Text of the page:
You can upload any kind of video content into Consensus. If you are starting from scratch, here are some guidelines that will help you create effective demo video segments. Remember that building demo videos for marketing and sales purposes Is different from building them for other purposes (i.e. training). You need to build in what we call a “persuasion methodology” while you educate the customer. You’ll find tips throughout this guide on how to make sure you’re building demo videos that educate and persuade.
Anyone can build effective demo videos, even if you have never built a video before! This guide teaches you how to build the video segments that you can load into Consensus when building your own demo. We also provide you with a link to our online tutorials on how to upload your completed video segments into Consensus and build the automated demo from the segments.
The main steps to effective demo video creation are:
- Discovery and Planning
- Writing Your Script
- Create Your Video Segment
- Creating a “Short” Version
- Creating Your Completed Demo from the Video Segments
Step 1 – Discovery and Planning
One of the most important steps is identifying what you want to communicate in the video demo and who you want to communicate with. You may create different content for different audiences.
- A quick video summarizing the company and the value proposition you offer for the audience
- Short video 30 -45 seconds (approximately 85 words)
- Longer videos cause early drop off and prevent users from getting to your features
Asking yourself the following questions during planning for intro will help guide you. What is the main product messaging you would like to include in the intro video? What is the problem that your company or product solves?
- There should be between 3 -5 Problem/Solution videos
- Each video should be less than a minute and thirty seconds (approximately 200 words)
- Highlights one problem or use case that your company solves
- Viewer will choose the video that is “very important” to them
Follow this guide to help plan out each problem video. Once one problem is complete, repeat for the second, third, etc.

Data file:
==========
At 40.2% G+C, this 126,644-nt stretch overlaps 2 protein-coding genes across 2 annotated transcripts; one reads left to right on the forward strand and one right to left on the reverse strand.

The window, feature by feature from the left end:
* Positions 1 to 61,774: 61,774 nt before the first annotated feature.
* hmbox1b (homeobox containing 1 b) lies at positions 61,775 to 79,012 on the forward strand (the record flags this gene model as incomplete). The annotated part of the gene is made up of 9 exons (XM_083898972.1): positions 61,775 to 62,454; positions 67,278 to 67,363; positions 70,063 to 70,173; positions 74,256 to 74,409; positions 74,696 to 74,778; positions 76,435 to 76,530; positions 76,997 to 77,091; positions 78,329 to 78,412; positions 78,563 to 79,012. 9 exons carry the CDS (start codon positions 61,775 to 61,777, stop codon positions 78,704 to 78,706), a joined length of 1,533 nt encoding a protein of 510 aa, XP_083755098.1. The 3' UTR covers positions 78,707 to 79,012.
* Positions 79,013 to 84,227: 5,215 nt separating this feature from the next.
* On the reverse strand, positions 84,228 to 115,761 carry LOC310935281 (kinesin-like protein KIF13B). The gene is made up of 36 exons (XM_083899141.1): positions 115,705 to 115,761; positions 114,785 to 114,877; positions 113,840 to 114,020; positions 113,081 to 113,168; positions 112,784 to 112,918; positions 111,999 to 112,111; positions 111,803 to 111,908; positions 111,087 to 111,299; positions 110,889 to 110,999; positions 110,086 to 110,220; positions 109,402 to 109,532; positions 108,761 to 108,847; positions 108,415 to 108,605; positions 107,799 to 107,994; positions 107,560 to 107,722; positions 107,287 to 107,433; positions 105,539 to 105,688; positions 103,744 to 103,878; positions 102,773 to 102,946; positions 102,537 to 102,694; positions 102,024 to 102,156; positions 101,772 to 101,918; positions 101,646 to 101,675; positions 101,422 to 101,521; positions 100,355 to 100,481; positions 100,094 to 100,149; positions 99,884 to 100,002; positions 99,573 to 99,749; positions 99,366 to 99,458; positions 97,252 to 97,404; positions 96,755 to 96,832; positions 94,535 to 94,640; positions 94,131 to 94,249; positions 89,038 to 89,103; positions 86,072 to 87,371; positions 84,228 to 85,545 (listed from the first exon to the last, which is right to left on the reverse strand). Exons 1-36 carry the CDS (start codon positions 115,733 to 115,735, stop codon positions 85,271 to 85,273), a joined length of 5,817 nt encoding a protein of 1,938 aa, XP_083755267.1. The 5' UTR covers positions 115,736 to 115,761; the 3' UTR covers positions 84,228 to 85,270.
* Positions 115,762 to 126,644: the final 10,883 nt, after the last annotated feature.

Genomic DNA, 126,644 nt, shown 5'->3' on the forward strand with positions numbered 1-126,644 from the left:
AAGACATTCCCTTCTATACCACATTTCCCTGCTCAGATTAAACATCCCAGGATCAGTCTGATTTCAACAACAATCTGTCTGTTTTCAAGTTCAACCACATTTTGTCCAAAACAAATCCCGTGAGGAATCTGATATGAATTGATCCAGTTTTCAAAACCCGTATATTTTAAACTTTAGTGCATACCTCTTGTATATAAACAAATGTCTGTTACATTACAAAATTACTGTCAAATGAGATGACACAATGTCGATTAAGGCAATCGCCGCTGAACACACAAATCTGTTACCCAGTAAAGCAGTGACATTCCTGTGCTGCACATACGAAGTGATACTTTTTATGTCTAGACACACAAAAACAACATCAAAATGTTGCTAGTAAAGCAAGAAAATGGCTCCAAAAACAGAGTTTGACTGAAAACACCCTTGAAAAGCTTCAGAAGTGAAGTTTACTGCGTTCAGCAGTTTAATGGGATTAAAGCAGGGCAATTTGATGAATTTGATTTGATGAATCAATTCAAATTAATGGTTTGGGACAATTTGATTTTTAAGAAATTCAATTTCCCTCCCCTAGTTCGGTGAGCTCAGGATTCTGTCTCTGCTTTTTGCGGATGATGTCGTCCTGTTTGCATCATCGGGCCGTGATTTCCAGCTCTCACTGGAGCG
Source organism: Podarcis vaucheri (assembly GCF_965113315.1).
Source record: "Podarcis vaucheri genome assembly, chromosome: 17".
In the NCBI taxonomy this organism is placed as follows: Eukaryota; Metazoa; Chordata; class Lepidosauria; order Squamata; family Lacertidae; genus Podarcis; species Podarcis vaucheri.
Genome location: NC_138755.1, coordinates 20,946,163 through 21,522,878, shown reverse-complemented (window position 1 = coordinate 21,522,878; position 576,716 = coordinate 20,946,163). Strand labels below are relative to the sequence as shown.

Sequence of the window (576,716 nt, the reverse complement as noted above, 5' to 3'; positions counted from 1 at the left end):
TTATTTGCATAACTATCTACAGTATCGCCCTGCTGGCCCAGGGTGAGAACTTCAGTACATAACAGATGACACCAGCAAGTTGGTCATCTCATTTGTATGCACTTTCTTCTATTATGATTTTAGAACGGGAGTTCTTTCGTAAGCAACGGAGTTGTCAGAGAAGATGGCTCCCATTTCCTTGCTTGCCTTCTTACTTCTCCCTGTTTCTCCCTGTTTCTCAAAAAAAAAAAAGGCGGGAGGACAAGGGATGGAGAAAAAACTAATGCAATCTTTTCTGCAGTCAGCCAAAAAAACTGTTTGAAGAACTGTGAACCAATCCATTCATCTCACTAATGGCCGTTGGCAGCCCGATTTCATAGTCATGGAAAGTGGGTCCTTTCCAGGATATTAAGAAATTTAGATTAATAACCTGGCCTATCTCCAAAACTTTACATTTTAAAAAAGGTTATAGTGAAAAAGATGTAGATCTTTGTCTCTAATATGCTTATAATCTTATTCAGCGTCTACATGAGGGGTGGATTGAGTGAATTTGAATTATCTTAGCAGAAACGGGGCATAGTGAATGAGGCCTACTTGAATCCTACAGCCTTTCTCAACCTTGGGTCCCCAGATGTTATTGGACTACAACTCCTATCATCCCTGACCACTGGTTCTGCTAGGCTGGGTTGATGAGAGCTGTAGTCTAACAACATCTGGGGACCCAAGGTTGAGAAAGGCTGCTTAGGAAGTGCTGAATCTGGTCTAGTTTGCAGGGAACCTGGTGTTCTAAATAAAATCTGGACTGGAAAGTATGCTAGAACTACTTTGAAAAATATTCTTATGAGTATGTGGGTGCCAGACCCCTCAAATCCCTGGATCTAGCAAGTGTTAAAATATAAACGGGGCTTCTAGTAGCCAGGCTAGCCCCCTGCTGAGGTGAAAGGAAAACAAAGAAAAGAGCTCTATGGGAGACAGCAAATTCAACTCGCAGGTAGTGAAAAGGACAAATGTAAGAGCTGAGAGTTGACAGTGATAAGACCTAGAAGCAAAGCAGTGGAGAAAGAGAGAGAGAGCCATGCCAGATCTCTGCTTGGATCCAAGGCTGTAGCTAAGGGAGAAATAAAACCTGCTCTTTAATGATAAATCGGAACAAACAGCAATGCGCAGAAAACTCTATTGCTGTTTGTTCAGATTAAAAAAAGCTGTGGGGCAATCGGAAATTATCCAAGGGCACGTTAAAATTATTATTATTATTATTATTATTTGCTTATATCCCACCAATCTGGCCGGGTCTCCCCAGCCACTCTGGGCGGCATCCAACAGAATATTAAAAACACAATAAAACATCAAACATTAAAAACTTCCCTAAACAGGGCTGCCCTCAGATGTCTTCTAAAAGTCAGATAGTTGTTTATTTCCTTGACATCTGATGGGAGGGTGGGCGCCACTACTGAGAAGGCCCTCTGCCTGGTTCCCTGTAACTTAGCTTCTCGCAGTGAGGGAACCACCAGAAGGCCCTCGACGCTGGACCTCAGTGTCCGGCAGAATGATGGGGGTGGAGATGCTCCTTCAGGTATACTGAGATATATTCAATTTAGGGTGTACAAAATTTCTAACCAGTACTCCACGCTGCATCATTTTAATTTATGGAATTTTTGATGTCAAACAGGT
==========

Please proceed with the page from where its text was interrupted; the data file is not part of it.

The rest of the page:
- What is the main customer problem this product(s) solves?
- Who is the audience that you are targeting?
- What is the name or title of this video feature? This typically is a short description of the problem. For example, Increasing Customer Conversion.
- Please give an overall description of this product(s)'s functionality.
- In general terms, what type of solution or benefit does this product(s) provide for this customer problem?
- Do you have any specific messaging for this product(s)?
Step 2 – Create a Script
Create a brief script for the points you want to cover in each video. A recommended structure is the Persuasion Method.
The basic structure for a video is:
- Begin with problem-solution statement.
- Demo the content.
- End by restating benefit.
Begin with a strong problem-solution statement. The problem-solution statement starts by stating the general problem faced by consumers, then states the general solution or benefit this feature provides for said problem.
These statements are not necessarily long and detailed, but should strongly relate to the potential customer. The should show that you understand their problem, and have a solution for it. Sometimes the customer problem is not obvious. In this case, think of this feature’s strengths, and build a problem that this feature is best suited to solve. Below are a few examples of some problem-solution statements.
“Running multiple sites can be overwhelming. But with Centershift Store you can manage all your properties from a single location, with a few simple clicks.”
“Tired of searching through code books? Find-a-Code’s “Click-a-Dex” tool makes index searching fast and easy.”
“Everyone’s struggling to learn ICD-10. The Map-a-Code tool makes your transition to ICD-10 easy and painless.”
“When it comes to Work Orders, your clients need to know that nothing will fall through the cracks. CleanTelligent gives you an easy way to manage your work orders, and keep everyone in the loop.”
Once you have begun with the problem-solution statement, you are ready to demo the content in the order you think is best for the video.
Here are some items to consider:
Use a story
Instead of just listing off the things this feature can do, give it a story. You can use transition phrases like, “Suppose I want to…”, or just jump right in (“I need to schedule an appointment for Saturday…”). These stories help relate to the customer, and give you a context where you can show off the various features. If this is a very short video, there may not be time for a story, but use one where you can.
Stay focused on benefits
Don’t just start listing features, stay focused on why each aspect of this feature is important to the customer.
Bad example: “I can change the date range on my filter.”
Good example: “I can change the date range on my filter, so I can compare stats from month-to-month.”
The good example focuses on the benefit to the customer.